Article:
Prosper – Editorial Review


Title: Prosper

Author: Lindsay Schuster

Genre: Young Adult / Christian Fiction / Coming of Age 


Prosper tells the story of four friends and how they help each other through their high school difficulties. Each girl comes from a troubled background—recovering from a tragic accident, growing up with an addicted single mother, an abusive father, or a household where the mom walked out on the family—and faces challenges to her self esteem and overall well-being over the course of the book.

The narration is realistic, focusing far more on the troubles teenagers face while in high school than on what they’re actually in high school to learn, which can be an effective reminder of how emotionally charged such a time can be. There are moments when it feels like it’s pointedly showing readers what it’s like to live through high school, though a young adult audience will undoubtedly enjoy the coming-of-age elements and how relatable aspects of the book are to what they’re experiencing.

The characters started out feeling a bit like stereotypes—the helpful friend, the troublemaker, the girl in a bad relationship, the girl who doesn’t want a relationship—but over the course of the book, they deepened and developed into more vibrant personalities with definite flaws and emotional burdens they are learning to handle. The fact that all four of them discover they need Jesus’s help to get through what they’re facing can feel a bit contrived to those outside the Christian fiction genre, but this seems to fit with the author’s vision for the story.

Since the Christian element doesn’t show up until late in the novel, some readers might find this component unexpected, so perhaps indicating how vital this aspect is on a more frequent basis might help that topic feel less abrupt when it suddenly becomes the focus of all four girls’ storylines toward the climax of the book.

The characters themselves have a fair amount of representation, featuring a varied group from different backgrounds. Still, all the characters face horrendous difficulties, and while the one who is Christian had the healthiest family life, she’s struggling alongside her friends through the entire book, just like they are.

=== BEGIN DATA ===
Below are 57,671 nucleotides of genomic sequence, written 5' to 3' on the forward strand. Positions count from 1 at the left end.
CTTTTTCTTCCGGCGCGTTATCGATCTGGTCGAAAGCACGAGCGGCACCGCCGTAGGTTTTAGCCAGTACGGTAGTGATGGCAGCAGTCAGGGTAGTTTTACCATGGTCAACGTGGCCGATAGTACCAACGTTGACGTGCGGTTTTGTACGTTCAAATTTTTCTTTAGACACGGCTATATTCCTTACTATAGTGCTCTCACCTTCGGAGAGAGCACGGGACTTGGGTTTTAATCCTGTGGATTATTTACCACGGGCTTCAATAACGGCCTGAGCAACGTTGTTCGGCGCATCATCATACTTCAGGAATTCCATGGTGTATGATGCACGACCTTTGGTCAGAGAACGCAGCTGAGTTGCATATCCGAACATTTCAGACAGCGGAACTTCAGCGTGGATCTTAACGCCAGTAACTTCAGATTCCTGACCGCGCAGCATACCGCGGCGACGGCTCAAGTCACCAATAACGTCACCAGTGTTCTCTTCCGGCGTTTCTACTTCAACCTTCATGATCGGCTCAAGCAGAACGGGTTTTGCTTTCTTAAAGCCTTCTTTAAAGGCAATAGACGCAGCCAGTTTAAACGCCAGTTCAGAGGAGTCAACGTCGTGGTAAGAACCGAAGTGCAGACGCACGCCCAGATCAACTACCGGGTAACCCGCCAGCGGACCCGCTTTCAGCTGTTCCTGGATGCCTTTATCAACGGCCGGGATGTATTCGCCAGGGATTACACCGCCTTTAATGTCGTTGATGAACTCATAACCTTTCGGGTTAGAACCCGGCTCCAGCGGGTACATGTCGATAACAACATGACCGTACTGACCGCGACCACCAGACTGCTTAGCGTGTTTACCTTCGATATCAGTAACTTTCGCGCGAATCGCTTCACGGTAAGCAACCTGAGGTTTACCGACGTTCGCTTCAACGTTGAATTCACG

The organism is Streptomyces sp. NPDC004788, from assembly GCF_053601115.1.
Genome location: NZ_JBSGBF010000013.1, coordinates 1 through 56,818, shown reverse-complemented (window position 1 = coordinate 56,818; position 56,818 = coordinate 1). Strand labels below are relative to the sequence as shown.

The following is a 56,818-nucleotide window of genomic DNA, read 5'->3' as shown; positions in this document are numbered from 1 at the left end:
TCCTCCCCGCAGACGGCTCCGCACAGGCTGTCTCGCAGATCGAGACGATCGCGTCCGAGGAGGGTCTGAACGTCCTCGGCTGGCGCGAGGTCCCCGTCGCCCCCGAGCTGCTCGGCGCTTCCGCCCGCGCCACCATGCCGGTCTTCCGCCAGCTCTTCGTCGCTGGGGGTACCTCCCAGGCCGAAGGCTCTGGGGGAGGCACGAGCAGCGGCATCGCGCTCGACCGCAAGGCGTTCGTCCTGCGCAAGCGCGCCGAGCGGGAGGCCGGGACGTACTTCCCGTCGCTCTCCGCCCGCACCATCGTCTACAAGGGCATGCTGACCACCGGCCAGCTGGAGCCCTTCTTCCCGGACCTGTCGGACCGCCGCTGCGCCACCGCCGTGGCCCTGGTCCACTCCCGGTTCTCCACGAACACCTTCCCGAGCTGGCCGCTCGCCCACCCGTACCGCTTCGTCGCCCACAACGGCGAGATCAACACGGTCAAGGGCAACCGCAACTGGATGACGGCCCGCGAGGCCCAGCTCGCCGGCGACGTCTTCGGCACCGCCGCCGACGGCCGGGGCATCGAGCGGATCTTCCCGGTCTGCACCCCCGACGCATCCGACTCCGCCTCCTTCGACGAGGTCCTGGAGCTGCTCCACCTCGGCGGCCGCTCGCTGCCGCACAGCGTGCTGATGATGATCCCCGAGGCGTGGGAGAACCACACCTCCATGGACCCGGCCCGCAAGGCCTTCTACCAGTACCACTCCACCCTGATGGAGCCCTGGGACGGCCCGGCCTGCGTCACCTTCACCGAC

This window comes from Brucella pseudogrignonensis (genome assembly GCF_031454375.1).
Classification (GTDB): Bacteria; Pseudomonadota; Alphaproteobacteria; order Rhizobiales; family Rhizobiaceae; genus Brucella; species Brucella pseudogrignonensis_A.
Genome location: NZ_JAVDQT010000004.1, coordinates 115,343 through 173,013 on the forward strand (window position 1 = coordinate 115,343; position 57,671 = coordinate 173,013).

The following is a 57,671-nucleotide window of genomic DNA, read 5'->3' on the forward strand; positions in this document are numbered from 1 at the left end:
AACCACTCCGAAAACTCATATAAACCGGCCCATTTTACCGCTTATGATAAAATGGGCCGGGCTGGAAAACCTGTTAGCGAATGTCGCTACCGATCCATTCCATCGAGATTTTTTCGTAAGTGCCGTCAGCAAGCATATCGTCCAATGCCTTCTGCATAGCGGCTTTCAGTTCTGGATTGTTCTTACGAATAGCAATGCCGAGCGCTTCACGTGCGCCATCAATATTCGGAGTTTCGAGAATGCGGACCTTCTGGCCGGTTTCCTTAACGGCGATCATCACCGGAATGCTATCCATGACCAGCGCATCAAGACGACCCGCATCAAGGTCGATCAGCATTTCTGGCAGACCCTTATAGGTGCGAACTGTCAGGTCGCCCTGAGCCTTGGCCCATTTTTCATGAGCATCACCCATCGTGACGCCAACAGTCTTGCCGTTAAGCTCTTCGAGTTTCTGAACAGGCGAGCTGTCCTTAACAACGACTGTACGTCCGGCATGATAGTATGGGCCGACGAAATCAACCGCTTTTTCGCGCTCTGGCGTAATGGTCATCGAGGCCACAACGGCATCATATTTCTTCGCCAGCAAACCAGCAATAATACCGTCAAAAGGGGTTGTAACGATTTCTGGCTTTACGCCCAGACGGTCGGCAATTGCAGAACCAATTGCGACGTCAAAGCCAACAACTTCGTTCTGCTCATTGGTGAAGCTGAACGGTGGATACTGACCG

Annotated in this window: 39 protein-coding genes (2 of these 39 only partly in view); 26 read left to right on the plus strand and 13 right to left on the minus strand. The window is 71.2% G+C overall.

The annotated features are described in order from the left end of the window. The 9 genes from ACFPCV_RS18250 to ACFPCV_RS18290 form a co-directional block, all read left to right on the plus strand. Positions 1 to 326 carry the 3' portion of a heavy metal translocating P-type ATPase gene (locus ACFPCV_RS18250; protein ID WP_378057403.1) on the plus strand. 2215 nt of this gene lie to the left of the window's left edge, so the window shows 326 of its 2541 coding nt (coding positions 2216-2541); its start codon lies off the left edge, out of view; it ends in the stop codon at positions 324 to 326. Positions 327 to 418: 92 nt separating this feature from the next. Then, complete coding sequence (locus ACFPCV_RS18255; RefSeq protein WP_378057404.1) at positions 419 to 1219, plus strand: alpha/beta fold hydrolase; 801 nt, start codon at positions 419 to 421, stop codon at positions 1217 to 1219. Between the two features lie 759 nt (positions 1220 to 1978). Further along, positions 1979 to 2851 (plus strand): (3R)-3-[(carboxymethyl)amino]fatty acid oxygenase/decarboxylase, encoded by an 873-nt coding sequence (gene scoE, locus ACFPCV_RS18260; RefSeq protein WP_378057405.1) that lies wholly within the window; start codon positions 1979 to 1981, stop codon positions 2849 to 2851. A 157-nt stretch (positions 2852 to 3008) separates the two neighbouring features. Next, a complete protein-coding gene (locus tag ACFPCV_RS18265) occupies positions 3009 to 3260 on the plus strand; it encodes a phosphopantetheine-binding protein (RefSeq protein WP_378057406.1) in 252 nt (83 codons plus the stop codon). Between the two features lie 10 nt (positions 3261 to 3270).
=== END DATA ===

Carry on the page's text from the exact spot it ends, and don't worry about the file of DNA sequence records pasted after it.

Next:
One of the best aspects of this story is how even the minor characters get a chance to show their strengths and weaknesses, to where the author stays away from melodrama. Each person is complex and messy, making for a compelling story of life and how to deal with the unfair and disappointing aspects everyone faces at some point.

Perfect for readers who like believable novels that focus on characters who love each other but don’t know how to deal with life, this book presents a lovable cast who face horrible circumstances with strength, courage, and eventually hope. Readers who enjoy stories of transformation and family dramas will be drawn to this tale, with its balanced look at each girl’s story and how it shows their families’ part in those stories, to where the girls aren’t isolated but viewed as part of a larger whole—a family that goes beyond blood ties to include the four inseparable friends.



This Editorial Review was written by the Book Review Directory staff. To receive a similarly honest, professional review for one of your own books, click here.

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